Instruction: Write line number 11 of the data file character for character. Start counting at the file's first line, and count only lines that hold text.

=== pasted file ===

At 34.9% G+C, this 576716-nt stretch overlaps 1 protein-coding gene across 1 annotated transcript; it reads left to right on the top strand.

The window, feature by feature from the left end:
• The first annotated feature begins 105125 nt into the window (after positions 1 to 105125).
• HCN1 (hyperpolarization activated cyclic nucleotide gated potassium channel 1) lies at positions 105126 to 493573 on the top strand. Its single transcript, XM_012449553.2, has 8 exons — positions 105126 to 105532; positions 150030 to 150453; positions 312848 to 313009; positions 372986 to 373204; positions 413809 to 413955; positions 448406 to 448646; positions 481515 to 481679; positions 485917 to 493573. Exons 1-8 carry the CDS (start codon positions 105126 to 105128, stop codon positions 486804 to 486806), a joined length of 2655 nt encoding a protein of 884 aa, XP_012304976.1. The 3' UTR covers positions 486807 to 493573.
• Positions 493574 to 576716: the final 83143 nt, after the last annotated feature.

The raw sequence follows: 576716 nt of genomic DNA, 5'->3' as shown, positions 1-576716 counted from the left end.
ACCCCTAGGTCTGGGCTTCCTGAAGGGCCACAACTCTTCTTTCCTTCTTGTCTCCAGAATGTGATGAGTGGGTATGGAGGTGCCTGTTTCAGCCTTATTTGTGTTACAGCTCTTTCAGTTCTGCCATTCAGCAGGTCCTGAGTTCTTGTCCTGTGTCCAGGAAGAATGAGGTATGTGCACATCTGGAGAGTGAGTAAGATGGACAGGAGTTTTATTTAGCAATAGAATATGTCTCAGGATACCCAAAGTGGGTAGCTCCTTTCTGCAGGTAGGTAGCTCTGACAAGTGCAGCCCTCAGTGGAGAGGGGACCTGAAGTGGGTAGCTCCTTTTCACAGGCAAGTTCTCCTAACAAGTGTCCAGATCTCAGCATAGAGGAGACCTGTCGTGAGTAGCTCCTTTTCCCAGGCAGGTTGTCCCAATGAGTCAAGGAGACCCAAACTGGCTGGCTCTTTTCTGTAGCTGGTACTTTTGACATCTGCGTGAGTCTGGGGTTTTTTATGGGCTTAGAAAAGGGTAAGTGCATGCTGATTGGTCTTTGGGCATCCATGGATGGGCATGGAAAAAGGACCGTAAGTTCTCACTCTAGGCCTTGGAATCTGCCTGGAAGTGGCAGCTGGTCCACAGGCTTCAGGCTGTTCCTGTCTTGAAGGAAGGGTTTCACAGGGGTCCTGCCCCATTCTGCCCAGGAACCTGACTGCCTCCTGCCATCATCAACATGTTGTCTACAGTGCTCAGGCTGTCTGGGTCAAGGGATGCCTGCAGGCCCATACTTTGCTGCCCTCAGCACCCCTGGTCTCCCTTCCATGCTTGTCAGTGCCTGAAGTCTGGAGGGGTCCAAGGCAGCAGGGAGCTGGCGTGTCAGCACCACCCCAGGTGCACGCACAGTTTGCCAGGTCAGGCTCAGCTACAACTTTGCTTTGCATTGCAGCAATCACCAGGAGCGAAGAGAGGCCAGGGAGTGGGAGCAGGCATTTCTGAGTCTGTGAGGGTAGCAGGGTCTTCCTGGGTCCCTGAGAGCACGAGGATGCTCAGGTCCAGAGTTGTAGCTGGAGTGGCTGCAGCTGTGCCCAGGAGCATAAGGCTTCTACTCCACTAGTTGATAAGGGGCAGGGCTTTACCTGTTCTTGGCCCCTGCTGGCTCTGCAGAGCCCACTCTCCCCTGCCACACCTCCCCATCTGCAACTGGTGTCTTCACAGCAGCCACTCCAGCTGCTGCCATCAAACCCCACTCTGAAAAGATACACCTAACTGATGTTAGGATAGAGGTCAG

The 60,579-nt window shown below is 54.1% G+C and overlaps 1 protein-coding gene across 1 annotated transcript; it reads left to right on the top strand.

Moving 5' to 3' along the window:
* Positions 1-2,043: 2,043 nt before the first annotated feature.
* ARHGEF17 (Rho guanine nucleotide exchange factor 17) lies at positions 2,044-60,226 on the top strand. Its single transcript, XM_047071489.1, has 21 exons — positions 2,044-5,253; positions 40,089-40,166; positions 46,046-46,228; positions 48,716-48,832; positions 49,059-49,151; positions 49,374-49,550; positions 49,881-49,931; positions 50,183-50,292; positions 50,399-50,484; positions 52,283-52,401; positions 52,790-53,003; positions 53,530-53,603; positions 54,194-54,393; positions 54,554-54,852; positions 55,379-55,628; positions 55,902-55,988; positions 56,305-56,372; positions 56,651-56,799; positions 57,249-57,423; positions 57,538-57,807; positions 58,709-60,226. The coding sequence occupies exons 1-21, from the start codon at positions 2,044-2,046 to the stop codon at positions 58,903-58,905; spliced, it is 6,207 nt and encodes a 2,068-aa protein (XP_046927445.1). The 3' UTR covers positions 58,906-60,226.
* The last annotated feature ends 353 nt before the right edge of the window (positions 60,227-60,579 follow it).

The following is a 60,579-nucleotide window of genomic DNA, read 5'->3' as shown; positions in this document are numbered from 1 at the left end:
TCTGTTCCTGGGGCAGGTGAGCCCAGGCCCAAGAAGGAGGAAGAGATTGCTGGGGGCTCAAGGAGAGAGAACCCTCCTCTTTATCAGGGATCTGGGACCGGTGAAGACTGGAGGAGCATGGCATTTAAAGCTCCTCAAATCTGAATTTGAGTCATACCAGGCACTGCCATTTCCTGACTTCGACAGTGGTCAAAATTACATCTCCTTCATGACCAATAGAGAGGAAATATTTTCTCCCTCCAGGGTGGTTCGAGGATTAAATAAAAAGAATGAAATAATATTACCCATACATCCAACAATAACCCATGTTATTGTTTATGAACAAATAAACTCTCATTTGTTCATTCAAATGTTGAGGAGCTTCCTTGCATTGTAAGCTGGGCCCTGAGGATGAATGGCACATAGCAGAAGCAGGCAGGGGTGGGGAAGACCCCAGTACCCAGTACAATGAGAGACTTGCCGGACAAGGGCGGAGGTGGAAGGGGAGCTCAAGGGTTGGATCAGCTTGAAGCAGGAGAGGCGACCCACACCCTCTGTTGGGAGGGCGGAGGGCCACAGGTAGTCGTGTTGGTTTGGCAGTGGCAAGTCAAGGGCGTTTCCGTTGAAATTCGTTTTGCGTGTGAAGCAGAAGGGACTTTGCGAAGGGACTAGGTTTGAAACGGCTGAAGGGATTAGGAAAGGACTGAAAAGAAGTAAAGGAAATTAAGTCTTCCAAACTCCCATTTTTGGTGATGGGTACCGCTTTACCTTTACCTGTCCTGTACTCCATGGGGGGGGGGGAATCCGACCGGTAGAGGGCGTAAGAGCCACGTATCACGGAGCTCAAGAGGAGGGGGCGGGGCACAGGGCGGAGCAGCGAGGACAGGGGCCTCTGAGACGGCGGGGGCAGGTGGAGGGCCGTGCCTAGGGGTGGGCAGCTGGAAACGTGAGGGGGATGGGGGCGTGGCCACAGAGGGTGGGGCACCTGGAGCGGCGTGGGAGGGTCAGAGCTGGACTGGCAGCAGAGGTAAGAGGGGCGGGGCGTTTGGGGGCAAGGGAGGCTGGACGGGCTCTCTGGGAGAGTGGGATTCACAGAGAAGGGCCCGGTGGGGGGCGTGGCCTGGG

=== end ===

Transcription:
* ARHGEF17 (Rho guanine nucleotide exchange factor 17) lies at positions 2,044-60,226 on the top strand. Its single transcript, XM_047071489.1, has 21 exons — positions 2,044-5,253; positions 40,089-40,166; positions 46,046-46,228; positions 48,716-48,832; positions 49,059-49,151; positions 49,374-49,550; positions 49,881-49,931; positions 50,183-50,292; positions 50,399-50,484; positions 52,283-52,401; positions 52,790-53,003; positions 53,530-53,603; positions 54,194-54,393; positions 54,554-54,852; positions 55,379-55,628; positions 55,902-55,988; positions 56,305-56,372; positions 56,651-56,799; positions 57,249-57,423; positions 57,538-57,807; positions 58,709-60,226. The coding sequence occupies exons 1-21, from the start codon at positions 2,044-2,046 to the stop codon at positions 58,903-58,905; spliced, it is 6,207 nt and encodes a 2,068-aa protein (XP_046927445.1). The 3' UTR covers positions 58,906-60,226.